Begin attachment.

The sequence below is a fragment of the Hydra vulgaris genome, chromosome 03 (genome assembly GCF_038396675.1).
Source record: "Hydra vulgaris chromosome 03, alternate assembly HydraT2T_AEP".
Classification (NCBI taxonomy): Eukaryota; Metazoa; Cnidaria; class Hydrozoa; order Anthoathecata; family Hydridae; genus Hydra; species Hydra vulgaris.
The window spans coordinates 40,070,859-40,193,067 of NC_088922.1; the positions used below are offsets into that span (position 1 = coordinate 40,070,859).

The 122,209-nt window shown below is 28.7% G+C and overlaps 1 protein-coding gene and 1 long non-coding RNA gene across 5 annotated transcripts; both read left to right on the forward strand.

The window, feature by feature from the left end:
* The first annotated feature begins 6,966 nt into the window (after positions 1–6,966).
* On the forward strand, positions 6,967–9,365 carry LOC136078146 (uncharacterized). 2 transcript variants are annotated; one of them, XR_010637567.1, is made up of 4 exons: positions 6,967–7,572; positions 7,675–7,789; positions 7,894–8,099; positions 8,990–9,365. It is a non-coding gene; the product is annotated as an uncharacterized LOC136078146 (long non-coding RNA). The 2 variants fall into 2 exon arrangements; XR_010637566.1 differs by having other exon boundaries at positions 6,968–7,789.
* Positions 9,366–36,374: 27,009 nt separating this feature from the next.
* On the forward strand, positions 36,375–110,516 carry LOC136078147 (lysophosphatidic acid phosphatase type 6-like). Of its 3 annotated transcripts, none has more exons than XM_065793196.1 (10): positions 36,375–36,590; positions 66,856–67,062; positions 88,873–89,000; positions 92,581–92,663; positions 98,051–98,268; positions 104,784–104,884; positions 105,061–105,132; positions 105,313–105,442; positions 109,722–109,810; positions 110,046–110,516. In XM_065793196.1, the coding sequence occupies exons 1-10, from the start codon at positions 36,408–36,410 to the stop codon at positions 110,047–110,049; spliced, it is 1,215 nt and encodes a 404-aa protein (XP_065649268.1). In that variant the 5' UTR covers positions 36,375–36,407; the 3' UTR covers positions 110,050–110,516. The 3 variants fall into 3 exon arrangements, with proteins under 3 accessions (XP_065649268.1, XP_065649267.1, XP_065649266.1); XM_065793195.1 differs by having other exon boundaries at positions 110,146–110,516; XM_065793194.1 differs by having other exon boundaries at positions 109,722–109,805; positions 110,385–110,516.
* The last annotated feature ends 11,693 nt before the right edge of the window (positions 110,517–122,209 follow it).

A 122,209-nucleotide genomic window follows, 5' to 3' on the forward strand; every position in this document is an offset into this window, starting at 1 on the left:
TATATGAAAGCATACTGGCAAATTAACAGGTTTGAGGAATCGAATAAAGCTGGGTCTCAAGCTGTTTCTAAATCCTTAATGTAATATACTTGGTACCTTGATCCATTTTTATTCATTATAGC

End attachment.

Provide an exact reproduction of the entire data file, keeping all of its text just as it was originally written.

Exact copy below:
The sequence below is a fragment of the Hydra vulgaris genome, chromosome 03 (genome assembly GCF_038396675.1).
Source record: "Hydra vulgaris chromosome 03, alternate assembly HydraT2T_AEP".
Classification (NCBI taxonomy): Eukaryota; Metazoa; Cnidaria; class Hydrozoa; order Anthoathecata; family Hydridae; genus Hydra; species Hydra vulgaris.
The window spans coordinates 40,070,859-40,193,067 of NC_088922.1; the positions used below are offsets into that span (position 1 = coordinate 40,070,859).

The 122,209-nt window shown below is 28.7% G+C and overlaps 1 protein-coding gene and 1 long non-coding RNA gene across 5 annotated transcripts; both read left to right on the forward strand.

The window, feature by feature from the left end:
* The first annotated feature begins 6,966 nt into the window (after positions 1–6,966).
* On the forward strand, positions 6,967–9,365 carry LOC136078146 (uncharacterized). 2 transcript variants are annotated; one of them, XR_010637567.1, is made up of 4 exons: positions 6,967–7,572; positions 7,675–7,789; positions 7,894–8,099; positions 8,990–9,365. It is a non-coding gene; the product is annotated as an uncharacterized LOC136078146 (long non-coding RNA). The 2 variants fall into 2 exon arrangements; XR_010637566.1 differs by having other exon boundaries at positions 6,968–7,789.
* Positions 9,366–36,374: 27,009 nt separating this feature from the next.
* On the forward strand, positions 36,375–110,516 carry LOC136078147 (lysophosphatidic acid phosphatase type 6-like). Of its 3 annotated transcripts, none has more exons than XM_065793196.1 (10): positions 36,375–36,590; positions 66,856–67,062; positions 88,873–89,000; positions 92,581–92,663; positions 98,051–98,268; positions 104,784–104,884; positions 105,061–105,132; positions 105,313–105,442; positions 109,722–109,810; positions 110,046–110,516. In XM_065793196.1, the coding sequence occupies exons 1-10, from the start codon at positions 36,408–36,410 to the stop codon at positions 110,047–110,049; spliced, it is 1,215 nt and encodes a 404-aa protein (XP_065649268.1). In that variant the 5' UTR covers positions 36,375–36,407; the 3' UTR covers positions 110,050–110,516. The 3 variants fall into 3 exon arrangements, with proteins under 3 accessions (XP_065649268.1, XP_065649267.1, XP_065649266.1); XM_065793195.1 differs by having other exon boundaries at positions 110,146–110,516; XM_065793194.1 differs by having other exon boundaries at positions 109,722–109,805; positions 110,385–110,516.
* The last annotated feature ends 11,693 nt before the right edge of the window (positions 110,517–122,209 follow it).

A 122,209-nucleotide genomic window follows, 5' to 3' on the forward strand; every position in this document is an offset into this window, starting at 1 on the left:
TATATGAAAGCATACTGGCAAATTAACAGGTTTGAGGAATCGAATAAAGCTGGGTCTCAAGCTGTTTCTAAATCCTTAATGTAATATACTTGGTACCTTGATCCATTTTTATTCATTATAGC